NPR Classical's 10 Favorite Albums Of 2011
The silly season of endless lists is upon us. You might notice that here at Deceptive Cadence, we don't even try to enumerate which albums were "best" — we use the word "favorite" quite intentionally, as you'll see from the pan-genre list painstakingly compiled with our NPR Music colleagues. We surely don't try to rank our lists in some impossibly subjective and ultimately totally arbitrary order; we find that the alphabet works quite nicely. We are bitterly aware of the piles of still-unheard albums that rest on our desktops (both real and digital), and we rue the onslaught of late-year releases that probably didn't get their due consideration.
And now that there are two of us hosting this blog, the lovely round number of ten is cleaved right in half, meaning that, at least in theory we each had just five spaces in which to pack 365 days' worth of listening. (In truth, there was quite a bit of happy overlap between our picks.)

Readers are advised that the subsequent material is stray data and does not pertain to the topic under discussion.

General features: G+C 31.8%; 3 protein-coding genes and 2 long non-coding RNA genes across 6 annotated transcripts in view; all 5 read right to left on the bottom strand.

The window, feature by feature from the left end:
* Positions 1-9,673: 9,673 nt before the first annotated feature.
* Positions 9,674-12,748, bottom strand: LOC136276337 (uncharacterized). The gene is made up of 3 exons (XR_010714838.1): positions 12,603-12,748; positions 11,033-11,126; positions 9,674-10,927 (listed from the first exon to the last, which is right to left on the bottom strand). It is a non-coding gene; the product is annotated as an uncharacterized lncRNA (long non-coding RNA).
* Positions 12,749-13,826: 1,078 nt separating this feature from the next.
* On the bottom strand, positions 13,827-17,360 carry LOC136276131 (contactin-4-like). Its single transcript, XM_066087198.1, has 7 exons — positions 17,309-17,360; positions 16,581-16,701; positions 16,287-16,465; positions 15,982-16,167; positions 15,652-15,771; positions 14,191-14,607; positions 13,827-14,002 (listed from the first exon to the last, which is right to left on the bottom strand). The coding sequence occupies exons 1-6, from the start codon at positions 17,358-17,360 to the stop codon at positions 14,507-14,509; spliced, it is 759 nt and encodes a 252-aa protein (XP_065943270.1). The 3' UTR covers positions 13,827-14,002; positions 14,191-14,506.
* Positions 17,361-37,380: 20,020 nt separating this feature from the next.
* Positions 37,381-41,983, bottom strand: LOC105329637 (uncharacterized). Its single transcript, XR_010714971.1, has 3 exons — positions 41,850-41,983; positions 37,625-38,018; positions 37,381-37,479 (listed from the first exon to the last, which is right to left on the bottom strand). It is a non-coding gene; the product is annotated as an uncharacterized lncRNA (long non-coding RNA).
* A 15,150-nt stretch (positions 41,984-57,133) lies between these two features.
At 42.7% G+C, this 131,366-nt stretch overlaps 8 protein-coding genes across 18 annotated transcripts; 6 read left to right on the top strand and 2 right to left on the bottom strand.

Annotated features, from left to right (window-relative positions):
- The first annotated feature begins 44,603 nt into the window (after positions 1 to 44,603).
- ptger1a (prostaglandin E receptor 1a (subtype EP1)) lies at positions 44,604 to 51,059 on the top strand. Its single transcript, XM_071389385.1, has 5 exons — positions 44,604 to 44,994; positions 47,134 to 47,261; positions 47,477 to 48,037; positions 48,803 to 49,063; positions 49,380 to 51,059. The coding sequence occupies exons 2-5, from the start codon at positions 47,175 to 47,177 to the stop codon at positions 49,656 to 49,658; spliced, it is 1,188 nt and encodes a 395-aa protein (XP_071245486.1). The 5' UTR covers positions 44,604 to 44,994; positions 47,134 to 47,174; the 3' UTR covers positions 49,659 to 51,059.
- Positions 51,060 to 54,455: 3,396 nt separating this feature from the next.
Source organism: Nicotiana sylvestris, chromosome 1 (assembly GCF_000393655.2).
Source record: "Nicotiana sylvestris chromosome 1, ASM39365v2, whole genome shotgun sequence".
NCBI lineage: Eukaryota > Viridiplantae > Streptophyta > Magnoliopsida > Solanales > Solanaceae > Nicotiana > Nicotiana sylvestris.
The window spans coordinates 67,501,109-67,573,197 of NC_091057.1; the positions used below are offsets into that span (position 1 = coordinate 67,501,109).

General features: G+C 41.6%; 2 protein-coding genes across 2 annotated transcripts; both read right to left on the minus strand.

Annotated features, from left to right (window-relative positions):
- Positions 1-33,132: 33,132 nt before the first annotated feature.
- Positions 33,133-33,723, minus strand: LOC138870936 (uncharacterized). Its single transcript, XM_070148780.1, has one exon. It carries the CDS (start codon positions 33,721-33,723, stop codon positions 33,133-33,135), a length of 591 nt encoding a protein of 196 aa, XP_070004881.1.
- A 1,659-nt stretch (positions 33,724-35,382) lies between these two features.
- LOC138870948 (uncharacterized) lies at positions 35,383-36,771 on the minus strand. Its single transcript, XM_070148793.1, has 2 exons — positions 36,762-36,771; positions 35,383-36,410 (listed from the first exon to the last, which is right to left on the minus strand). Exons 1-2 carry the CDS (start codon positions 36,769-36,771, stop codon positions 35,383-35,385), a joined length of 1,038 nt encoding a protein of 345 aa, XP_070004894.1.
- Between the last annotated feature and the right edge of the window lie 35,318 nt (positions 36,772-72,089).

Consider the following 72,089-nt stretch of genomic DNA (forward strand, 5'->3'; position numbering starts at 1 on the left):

Despite all those factors and caveats, however, a year-end summation, stock-taking, trend-marking, conversation-starting — whatever you might call it — feels both inevitable and irresistible. So what are the trends of 2011? Big voices, both expected (Joseph Calleja and Montserrat Figueras) and surprising (the Ebène Quartet's Mathieu Herzog); impassioned pianists (including two Kristian/Krystians — Bezuidenhout and Zimerman); and championing of severely under-heard composers (Zimerman again, playing Bacewicz, and Juri Belohlavek leading the symphonies of Martinu). Here's to many contented hours of listening in 2012!